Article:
For an addicted loved one’s parents, the shock of the situation and then the often-frustrating continued drug or alcohol use (“Why won’t he or she stop using these drugs?” “How can he or she not know

what the risk is?”) can lead to hopelessness, the feeling that you are on an endless treadmill of despair…. It is a complex issue, but one you can address. Part of the reason for hopelessness is that you find yourself in the middle of something that you do not understand, causing you to feel overwhelmed.

The situation often began without you, and you can’t see an end in sight, so resolution seems impossible, especially if your loved one is not eager to address his or her problem. Your hopeless feeling from your adult child’s drug or alcohol use or relapse may occur, but how long must you feel that way? Even though this painful feeling negatively affects every aspect of your life, ask yourself, “How long must I feel this way?”  Further, ask yourself, “Do situations or other people have complete control of my feelings, or do I have a measure of control over my own hopeless feelings?” Asking yourself these questions, answering them truthfully, and embracing them may help parents realize there is a way out.

What if your hopelessness comes not just as a result of your adult child’s drug or alcohol use or relapse, but also because of your lack of education about recovery from addiction? Not having the knowledge or resources necessary to deal with this complex and emotional situation can lead to a predictable cycle of hopeful expectations when your son or daughter is getting help, then a sense of hopelessness when he or she relapses. Feeling hopeless is a learned condition, not a natural condition. Hope is a human beings’ natural condition. After all, have you ever met a baby who feels hopeless? To feel hopeless, you must believe that your loved one’s life will never get any better. What type of situation do you imagine would have to happen for a parent to be headed down the road known as the Hopeless Highway? And, how long would the situation have to persist to arrive at the point of hopelessness? It depends upon the people involved and their individual experiences, but prolonged and repeated relapse can put you on this ruinous road.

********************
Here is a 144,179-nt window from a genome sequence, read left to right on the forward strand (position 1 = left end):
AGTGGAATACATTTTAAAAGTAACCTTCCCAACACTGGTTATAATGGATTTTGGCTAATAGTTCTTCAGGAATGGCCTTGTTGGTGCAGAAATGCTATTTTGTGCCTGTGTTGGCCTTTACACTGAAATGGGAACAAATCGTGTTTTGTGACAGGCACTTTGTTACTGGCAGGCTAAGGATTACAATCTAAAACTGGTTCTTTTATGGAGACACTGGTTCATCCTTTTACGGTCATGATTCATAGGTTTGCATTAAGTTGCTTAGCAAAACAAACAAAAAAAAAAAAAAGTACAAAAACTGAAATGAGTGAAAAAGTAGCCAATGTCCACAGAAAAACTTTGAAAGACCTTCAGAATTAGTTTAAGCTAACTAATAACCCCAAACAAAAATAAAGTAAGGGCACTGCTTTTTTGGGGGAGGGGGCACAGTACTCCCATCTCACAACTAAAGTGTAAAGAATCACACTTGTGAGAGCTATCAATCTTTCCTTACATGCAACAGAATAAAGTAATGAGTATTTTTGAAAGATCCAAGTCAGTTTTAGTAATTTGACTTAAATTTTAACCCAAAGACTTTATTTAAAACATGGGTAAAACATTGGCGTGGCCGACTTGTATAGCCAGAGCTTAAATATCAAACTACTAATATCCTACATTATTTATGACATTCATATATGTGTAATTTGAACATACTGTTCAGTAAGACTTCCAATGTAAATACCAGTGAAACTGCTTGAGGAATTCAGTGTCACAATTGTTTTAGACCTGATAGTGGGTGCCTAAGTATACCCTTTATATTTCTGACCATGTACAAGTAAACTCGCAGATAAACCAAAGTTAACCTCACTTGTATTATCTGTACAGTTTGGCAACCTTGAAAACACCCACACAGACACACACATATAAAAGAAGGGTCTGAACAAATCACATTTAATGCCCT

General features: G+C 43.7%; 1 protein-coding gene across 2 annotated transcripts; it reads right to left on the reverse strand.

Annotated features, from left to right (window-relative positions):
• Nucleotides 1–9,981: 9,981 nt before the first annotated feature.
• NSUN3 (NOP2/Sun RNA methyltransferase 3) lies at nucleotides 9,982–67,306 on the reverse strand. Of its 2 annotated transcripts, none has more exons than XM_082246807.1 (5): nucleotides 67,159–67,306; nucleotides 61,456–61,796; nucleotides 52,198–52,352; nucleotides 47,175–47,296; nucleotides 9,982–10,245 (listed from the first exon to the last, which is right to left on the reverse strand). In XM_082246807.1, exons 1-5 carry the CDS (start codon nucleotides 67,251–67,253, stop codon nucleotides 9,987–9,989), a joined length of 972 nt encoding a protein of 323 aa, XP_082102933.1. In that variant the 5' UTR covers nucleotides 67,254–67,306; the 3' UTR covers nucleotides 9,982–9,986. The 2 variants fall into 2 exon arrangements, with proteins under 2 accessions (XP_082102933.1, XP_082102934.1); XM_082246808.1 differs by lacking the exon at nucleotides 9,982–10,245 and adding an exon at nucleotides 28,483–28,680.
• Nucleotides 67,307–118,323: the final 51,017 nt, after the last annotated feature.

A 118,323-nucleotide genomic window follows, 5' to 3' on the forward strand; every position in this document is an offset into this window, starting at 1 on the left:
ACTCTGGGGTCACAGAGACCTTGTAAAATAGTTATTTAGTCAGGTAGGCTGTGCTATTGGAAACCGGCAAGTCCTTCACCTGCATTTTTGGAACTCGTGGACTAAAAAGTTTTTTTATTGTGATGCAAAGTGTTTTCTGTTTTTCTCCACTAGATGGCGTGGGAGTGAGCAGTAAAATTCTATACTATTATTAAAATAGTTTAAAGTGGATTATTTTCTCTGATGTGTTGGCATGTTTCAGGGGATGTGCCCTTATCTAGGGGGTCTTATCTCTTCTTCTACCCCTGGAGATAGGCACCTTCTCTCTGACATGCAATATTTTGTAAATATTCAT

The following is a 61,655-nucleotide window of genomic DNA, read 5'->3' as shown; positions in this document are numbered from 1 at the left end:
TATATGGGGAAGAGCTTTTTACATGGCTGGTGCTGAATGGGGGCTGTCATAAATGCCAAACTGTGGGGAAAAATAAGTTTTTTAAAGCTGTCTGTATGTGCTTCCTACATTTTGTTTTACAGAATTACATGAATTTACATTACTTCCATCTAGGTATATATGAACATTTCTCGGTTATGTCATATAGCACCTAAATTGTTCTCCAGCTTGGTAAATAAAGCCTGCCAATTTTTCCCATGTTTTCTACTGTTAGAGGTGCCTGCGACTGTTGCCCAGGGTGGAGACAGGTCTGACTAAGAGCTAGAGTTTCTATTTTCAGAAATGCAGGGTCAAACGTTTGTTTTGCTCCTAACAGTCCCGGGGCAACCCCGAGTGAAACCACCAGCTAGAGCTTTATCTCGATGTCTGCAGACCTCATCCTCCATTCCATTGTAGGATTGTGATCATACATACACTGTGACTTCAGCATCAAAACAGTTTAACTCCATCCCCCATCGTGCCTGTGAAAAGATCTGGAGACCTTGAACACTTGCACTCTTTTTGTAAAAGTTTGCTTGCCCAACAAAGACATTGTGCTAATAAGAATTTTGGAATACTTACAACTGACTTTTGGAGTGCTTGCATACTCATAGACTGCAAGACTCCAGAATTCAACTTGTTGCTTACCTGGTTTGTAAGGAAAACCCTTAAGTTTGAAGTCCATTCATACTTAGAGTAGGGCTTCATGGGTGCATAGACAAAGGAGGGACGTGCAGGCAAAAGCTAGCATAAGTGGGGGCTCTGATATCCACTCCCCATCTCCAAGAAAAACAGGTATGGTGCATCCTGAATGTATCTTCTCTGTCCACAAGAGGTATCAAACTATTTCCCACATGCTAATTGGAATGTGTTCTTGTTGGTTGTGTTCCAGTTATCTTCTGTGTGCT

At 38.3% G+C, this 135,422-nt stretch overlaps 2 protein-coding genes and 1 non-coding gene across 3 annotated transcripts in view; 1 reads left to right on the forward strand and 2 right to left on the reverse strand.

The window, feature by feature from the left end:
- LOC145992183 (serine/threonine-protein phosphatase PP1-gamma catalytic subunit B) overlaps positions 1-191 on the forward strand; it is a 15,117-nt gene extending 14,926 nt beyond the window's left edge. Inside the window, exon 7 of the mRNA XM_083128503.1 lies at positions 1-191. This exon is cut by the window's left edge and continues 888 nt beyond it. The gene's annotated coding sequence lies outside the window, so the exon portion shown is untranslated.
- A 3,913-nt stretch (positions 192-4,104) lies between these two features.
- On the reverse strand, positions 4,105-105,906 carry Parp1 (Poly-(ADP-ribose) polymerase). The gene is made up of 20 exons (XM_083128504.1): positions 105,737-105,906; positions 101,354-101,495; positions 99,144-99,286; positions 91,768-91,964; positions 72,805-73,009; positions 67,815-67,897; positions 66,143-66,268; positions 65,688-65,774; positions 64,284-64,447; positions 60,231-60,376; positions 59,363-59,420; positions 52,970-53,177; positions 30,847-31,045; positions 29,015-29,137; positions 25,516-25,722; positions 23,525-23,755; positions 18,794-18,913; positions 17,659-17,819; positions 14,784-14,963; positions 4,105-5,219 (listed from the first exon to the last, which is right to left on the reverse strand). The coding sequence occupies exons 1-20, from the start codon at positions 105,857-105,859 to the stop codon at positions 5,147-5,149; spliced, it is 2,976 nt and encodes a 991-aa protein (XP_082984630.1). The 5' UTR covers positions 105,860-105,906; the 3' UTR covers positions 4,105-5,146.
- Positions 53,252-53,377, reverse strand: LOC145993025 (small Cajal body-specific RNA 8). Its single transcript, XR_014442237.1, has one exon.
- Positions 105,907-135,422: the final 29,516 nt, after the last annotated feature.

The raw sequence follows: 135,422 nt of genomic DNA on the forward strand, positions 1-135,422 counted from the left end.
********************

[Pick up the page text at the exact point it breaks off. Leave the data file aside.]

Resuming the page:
Hopelessness can be replaced with hope. It’s done by turning around and heading the opposite direction on that highway; one you didn’t, after all, ask to be on. Even though your hopeless feeling can be changed through education, you must take the risk of trusting other people to help you make that U-turn toward hope. This would be an ideal time to get help for yourself. It just makes good sense for you to see a counselor who understands addiction and recovery and who can help you cope with all the stress you have been carrying. It’s important to note that getting such help for yourself will end up benefiting your addicted son or daughter in powerful ways that may not be obvious. In general, to remain hopeless, people must cut off meaningful communication with others. That is, keeping true thoughts, feelings, innermost needs, and desires secret, rather than revealing them to another person who could help. That other person helps by providing a fresh and objective perspective. Many times, the hopeless among us are easy to spot because they are obviously cutting off communication by isolating themselves. Interestingly enough, though, a hopeless person might also be the most outgoing one in the room, yet remain at a surface level in all of his or her communication. The hopeless person is actually remaining so by:

  1. Not revealing a need for help.
  2. Not asking for help.
  3. Not accepting help from others.

All three of these hidden problems must be overcome if someone is to make the journey from hopeless to hopeful. Hope can be restored when a hopeless person takes the risk of revealing his or her need for help to someone outside himself or herself, whether it is another person or a higher power.

Excerpt from the Four Seasons of Recovery, for Parents of Alcoholics and Addicts: How to Help Your Adult Child Give up Destructive Addictions for Good. By Mike Speakman (Founder of PAL)

Book available from PAL at the following